The health and wellness industry has absolutely blossomed with the help of a little purple shrub called lavender. Touted for its calming aroma, stress-relief, and skincare benefits, lavender has been spreading its seed far and wide.
Why? As a historically popular herb, the effects of lavender have been studied more than almost any other herbal remedy. Its track record is indisputable.
Read on to discover how you can use lavender tea, oil, and fresh leaves to declutter your mind and untangle your tummy.
What is Lavender?
Lavender is among the most popular herbs due to its general safety and bountiful therapeutic applications. A member of the mint family, this easy-to-grow herb is indigenous to the Mediterranean.
Historically, lavender was also one of the most popular herbs used in Victorian England. The English would stuff their bed pillows with lavender to whisk them off to sleep. A compound tincture of lavender known as Palsy Drops was officially recognized by the British Pharmacopoeia over 200 years ago. It was used to relieve muscle spasms, nervousness, and headaches.
Today, lavender is used as a general tonic, sedative, antispasmodic, diuretic, digestive aid, and gas remedy. Lavender tea and essential oil are prescribed to treat common minor ailments such as insomnia, nervousness, fatigue, headaches, nausea, and gas. Its aroma helps to stimulate mental processes to help patients with dementia and alleviate mild to moderate depression.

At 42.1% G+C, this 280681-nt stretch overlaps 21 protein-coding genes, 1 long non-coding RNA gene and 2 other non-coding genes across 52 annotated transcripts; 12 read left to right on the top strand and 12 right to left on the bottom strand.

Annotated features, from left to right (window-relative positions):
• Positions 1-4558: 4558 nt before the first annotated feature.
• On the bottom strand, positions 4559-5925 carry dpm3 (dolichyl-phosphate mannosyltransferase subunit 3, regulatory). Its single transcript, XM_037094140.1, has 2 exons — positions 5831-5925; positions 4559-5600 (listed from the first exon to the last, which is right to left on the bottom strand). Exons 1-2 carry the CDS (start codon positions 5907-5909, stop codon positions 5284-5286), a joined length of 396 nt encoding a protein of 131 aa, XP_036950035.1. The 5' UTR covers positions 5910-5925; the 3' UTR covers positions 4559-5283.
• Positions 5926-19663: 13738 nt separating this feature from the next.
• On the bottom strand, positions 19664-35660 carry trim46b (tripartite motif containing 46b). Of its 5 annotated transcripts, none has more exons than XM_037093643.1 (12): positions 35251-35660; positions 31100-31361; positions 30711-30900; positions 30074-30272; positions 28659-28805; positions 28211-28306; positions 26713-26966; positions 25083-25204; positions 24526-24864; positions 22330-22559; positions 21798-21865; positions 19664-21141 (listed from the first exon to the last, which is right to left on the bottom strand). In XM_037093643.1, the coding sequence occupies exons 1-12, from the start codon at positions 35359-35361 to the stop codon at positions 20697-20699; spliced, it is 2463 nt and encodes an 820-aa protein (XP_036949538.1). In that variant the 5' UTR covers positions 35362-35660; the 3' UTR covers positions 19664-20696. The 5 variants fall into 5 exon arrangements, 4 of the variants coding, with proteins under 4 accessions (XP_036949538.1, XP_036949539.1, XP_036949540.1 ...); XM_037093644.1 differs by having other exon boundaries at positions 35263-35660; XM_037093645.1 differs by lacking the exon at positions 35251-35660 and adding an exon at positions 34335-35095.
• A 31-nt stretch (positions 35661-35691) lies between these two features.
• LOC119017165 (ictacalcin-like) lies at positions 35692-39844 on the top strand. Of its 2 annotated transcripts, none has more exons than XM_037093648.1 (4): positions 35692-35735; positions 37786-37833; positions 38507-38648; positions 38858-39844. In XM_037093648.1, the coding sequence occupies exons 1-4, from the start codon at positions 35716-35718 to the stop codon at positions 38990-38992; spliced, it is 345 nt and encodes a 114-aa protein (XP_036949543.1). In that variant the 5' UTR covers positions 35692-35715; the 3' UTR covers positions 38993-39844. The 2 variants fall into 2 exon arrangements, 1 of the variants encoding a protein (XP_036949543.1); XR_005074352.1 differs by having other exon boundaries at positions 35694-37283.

How to Find Pure Lavender
It’s important to note that not just any strain of lavender has these somniatic effects. When shopping for lavender, here are a few things to keep in mind:
- Latin Name – Does the product say, “l. Angustifolia” or “l. Officinalis”? These are the two Latin names (the latter is the old usage for the same strain) that have the beneficial effects.
- Organic – Does the brand’s website state how the lavender is sourced? Organic lavender is less likely to have trace amounts of pesticides and other harmful chemicals.
- 100% Pure – Opt for a brand that is 100% sure that their product is 100% pure. Check their website for statements about testing.
- Sustainable – The universe provides us with natural remedies, such as lavender. Give back by purchasing from sustainable and philanthropic brands.
3 Routes for Lavender Benefits
You can get therapeutic lavender benefits in a variety of formulations. Depending on the reason you’re using lavender, you may want to apply it topically, inhale it intranasally, or consume it as a tea. Here’s what you need to know for using lavender safely.